Stay in the game longer—injury prevention

Stay in the game longer—injury prevention

Written by: Sarah Strong

When we load unthinkable amounts of weight on the bar on a regular basis, we are bound to see injuries from time to time. Fortunately, a variety of tools exist to help with recovery and injury prevention. 

Dr. Meena Nang, PT DPT, has been powerlifting since March 2018 and makes some important observations about the effects of powerlifting on the body. Dr. Nang stated that much of the risk involved in powerlifting stems from a lack of mobility. Therefore, if lifters make mobility a priority, it can reduce their risk of injury. Dr. Nang also noted that “a major issue can be disc herniations, muscle strains, and nerve impingement issues.  All of these issues come from poor form and mobility deficits, so making sure that we address these issues is key to injury prevention.” 

When it comes to form, lifting with a coach proves extremely beneficial. Dr. Nang also advises not to ego lift and to always follow the coach’s program. Many injuries stem from off program maxing out or simply not following the advice of a trained professional. 

To increase mobility, there are many options for lifters:

  • Warm-up before lifting—not warming up before lifting, especially lifting heavy, increases your risk for injury. Make sure you don’t skip the warm-up—use mobility sticks, bodyweight exercises, etc to properly prepare your muscles for your lifts of the day.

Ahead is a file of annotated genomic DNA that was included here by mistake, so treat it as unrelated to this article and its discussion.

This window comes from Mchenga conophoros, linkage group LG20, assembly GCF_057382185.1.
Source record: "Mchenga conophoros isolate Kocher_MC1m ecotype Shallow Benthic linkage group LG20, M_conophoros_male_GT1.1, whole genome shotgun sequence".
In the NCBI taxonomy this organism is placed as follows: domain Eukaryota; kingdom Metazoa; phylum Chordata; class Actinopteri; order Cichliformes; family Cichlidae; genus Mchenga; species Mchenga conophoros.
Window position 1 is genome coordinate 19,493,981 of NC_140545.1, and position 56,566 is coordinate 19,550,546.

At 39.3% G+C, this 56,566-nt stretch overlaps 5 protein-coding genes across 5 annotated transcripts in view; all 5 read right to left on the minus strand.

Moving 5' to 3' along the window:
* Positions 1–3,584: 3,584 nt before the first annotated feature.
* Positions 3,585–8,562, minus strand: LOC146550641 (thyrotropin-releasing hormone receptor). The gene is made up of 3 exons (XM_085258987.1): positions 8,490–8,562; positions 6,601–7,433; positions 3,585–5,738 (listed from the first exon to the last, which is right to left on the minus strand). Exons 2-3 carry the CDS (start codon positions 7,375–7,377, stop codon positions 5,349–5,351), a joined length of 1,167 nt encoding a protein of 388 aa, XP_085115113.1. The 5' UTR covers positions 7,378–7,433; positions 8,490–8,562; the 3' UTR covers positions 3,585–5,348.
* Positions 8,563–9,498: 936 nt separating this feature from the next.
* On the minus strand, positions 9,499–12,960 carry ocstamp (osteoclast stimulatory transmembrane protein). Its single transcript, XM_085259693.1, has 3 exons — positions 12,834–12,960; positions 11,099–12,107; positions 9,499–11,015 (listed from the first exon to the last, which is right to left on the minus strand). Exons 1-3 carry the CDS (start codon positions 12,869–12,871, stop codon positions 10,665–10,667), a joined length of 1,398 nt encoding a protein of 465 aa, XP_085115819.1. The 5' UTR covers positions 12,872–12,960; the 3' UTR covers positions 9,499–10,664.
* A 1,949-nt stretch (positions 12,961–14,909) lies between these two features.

• Yoga- Yoga increases mobility, balance, and breathing. Many commercial gyms offer yoga included in the membership. In addition, there are thousands of free yoga videos online. The Youtube Channel “Yoga With Adriene” has videos for all levels of practice with specific breakdowns for nearly any imbalance. 
  • Massage—getting regular massages will break down adhesions that prevent the body from being it’s most mobile. Going to a licensed massage therapist would likely yield the best results; but, there are also tools to use on yourself at home. These include foam rollers, massage guns, lacrosse balls, and the TheraCane. 
  • Physical therapy—PTs are great for identifying imbalances in the body and giving exercises to fix said imbalances. Dr. Nang added that powerlifters need a different approach than the average patient, though. She advised that powerlifters seeking a PT should find someone skilled in manual therapy. 
  • Chiropractic care—Spinal manipulation is said to have numerous health benefits, one of which being increased joint mobility and function. It also decreases the degeneration of the joints and connective tissues. 

If you are seeking professional help in your recovery, make sure to do your research before choosing a provider. As powerlifters, we often come across well-meaning professionals who do not understand the sport and attempt to get us to stop lifting altogether. Dr. Nang also added that you should not listen to an MD/chiro/therapist who tells you to stop lifting: “You absolutely can continue to lift and you can avoid injury by utilizing proper form, lifting within your body's capacity (no ego lifting!), and maintaining normal ROM.”

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